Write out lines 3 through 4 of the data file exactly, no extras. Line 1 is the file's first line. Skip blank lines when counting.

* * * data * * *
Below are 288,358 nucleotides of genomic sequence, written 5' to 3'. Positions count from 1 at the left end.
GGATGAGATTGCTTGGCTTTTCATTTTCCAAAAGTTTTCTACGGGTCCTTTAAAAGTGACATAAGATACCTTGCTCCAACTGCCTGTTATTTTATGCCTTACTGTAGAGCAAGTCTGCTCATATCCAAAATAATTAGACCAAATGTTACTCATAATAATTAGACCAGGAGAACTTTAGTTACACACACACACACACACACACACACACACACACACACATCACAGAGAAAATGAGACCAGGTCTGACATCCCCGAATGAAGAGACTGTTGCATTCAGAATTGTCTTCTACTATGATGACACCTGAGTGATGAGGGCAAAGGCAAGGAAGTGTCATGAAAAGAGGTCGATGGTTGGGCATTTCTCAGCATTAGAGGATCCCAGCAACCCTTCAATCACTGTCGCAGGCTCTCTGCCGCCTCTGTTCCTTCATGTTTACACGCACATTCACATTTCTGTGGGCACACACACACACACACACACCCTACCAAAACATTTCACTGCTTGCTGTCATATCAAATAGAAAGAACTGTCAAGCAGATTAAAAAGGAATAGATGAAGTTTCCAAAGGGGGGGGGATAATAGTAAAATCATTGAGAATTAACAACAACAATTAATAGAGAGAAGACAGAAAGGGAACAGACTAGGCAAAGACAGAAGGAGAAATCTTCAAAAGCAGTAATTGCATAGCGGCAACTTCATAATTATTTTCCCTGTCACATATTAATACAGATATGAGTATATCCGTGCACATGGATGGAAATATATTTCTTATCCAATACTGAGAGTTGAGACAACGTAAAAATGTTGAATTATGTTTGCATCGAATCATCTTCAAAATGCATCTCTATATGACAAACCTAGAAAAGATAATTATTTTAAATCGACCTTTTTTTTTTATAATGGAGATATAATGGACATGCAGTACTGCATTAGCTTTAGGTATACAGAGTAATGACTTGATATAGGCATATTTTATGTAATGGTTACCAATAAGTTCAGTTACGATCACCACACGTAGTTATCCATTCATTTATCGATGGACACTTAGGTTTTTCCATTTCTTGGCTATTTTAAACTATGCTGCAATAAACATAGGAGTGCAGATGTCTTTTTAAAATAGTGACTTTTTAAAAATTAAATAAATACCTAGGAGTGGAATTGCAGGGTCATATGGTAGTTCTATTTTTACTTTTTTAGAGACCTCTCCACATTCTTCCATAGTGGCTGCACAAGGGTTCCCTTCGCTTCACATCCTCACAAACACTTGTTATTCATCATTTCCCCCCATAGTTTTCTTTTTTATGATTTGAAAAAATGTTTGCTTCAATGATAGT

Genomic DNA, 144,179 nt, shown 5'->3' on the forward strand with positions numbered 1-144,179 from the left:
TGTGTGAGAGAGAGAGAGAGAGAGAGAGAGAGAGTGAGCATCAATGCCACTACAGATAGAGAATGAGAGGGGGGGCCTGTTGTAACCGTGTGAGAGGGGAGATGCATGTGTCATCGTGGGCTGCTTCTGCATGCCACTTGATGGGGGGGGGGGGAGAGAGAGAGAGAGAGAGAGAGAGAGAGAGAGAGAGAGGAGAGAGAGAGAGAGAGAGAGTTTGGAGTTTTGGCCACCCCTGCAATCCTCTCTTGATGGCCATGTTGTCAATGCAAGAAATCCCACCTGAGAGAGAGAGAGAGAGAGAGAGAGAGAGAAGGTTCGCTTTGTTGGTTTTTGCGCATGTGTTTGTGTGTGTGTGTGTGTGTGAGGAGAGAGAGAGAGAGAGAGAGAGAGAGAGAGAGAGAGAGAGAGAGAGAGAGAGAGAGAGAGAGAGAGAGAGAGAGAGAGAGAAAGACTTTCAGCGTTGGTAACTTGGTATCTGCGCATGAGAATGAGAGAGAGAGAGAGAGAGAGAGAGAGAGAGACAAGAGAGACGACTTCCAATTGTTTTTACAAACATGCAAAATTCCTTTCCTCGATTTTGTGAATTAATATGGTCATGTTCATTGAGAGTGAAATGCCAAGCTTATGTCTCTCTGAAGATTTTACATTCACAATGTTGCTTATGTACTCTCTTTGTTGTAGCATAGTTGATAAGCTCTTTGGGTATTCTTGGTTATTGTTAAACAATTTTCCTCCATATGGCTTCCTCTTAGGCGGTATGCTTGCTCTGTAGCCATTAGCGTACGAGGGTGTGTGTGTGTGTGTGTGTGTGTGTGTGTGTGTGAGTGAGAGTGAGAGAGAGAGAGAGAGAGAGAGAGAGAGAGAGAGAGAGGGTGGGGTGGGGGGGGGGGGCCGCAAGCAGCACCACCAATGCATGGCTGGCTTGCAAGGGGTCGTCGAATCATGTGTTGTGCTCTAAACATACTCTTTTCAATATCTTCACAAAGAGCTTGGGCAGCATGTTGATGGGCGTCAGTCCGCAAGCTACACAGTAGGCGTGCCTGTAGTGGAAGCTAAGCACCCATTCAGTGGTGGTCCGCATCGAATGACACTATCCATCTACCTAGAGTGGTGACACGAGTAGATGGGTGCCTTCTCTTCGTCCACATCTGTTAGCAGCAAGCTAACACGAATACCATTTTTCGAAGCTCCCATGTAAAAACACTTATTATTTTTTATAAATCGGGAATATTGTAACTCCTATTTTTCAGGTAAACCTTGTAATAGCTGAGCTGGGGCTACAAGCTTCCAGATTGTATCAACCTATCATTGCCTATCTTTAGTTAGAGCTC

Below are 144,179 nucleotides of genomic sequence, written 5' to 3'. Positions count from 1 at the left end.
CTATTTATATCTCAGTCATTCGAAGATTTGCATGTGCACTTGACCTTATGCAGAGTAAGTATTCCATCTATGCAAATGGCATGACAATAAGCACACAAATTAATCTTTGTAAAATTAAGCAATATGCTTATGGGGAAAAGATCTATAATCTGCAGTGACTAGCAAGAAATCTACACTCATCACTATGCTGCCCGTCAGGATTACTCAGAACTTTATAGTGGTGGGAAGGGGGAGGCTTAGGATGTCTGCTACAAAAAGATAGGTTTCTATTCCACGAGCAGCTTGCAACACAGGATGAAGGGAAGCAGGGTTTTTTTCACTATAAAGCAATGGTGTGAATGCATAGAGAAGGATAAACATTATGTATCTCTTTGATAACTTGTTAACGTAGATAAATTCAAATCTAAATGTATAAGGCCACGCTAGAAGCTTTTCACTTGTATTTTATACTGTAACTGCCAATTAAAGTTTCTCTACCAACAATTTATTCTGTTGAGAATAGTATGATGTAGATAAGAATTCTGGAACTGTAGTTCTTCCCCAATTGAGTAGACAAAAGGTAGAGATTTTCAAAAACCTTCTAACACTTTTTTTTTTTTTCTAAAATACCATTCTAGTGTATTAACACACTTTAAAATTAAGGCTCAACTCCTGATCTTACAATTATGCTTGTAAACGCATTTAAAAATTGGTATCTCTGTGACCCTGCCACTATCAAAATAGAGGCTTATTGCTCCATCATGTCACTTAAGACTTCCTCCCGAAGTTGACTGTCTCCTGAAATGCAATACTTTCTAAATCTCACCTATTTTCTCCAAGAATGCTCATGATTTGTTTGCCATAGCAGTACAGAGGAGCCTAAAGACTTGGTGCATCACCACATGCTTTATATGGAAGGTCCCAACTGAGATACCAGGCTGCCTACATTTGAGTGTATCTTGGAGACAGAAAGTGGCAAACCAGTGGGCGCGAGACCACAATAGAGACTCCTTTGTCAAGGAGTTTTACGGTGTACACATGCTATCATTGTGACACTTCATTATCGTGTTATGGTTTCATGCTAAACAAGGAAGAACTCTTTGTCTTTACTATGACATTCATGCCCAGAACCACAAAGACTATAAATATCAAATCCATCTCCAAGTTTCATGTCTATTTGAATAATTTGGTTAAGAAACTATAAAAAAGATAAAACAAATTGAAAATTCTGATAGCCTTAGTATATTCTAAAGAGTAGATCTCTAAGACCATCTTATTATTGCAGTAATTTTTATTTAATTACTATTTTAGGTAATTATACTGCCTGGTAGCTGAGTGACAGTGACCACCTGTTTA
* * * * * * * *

Genomic DNA, 144,179 nt, shown 5'->3' on the forward strand with positions numbered 1-144,179 from the left:
TGTGTGAGAGAGAGAGAGAGAGAGAGAGAGAGAGTGAGCATCAATGCCACTACAGATAGAGAATGAGAGGGGGGGCCTGTTGTAACCGTGTGAGAGGGGAGATGCATGTGTCATCGTGGGCTGCTTCTGCATGCCACTTGATGGGGGGGGGGGGAGAGAGAGAGAGAGAGAGAGAGAGAGAGAGAGAGAGAGGAGAGAGAGAGAGAGAGAGAGTTTGGAGTTTTGGCCACCCCTGCAATCCTCTCTTGATGGCCATGTTGTCAATGCAAGAAATCCCACCTGAGAGAGAGAGAGAGAGAGAGAGAGAGAGAAGGTTCGCTTTGTTGGTTTTTGCGCATGTGTTTGTGTGTGTGTGTGTGTGTGAGGAGAGAGAGAGAGAGAGAGAGAGAGAGAGAGAGAGAGAGAGAGAGAGAGAGAGAGAGAGAGAGAGAGAGAGAGAGAGAGAGAAAGACTTTCAGCGTTGGTAACTTGGTATCTGCGCATGAGAATGAGAGAGAGAGAGAGAGAGAGAGAGAGAGAGACAAGAGAGACGACTTCCAATTGTTTTTACAAACATGCAAAATTCCTTTCCTCGATTTTGTGAATTAATATGGTCATGTTCATTGAGAGTGAAATGCCAAGCTTATGTCTCTCTGAAGATTTTACATTCACAATGTTGCTTATGTACTCTCTTTGTTGTAGCATAGTTGATAAGCTCTTTGGGTATTCTTGGTTATTGTTAAACAATTTTCCTCCATATGGCTTCCTCTTAGGCGGTATGCTTGCTCTGTAGCCATTAGCGTACGAGGGTGTGTGTGTGTGTGTGTGTGTGTGTGTGTGTGTGAGTGAGAGTGAGAGAGAGAGAGAGAGAGAGAGAGAGAGAGAGAGAGAGGGTGGGGTGGGGGGGGGGGGCCGCAAGCAGCACCACCAATGCATGGCTGGCTTGCAAGGGGTCGTCGAATCATGTGTTGTGCTCTAAACATACTCTTTTCAATATCTTCACAAAGAGCTTGGGCAGCATGTTGATGGGCGTCAGTCCGCAAGCTACACAGTAGGCGTGCCTGTAGTGGAAGCTAAGCACCCATTCAGTGGTGGTCCGCATCGAATGACACTATCCATCTACCTAGAGTGGTGACACGAGTAGATGGGTGCCTTCTCTTCGTCCACATCTGTTAGCAGCAAGCTAACACGAATACCATTTTTCGAAGCTCCCATGTAAAAACACTTATTATTTTTTATAAATCGGGAATATTGTAACTCCTATTTTTCAGGTAAACCTTGTAATAGCTGAGCTGGGGCTACAAGCTTCCAGATTGTATCAACCTATCATTGCCTATCTTTAGTTAGAGCTC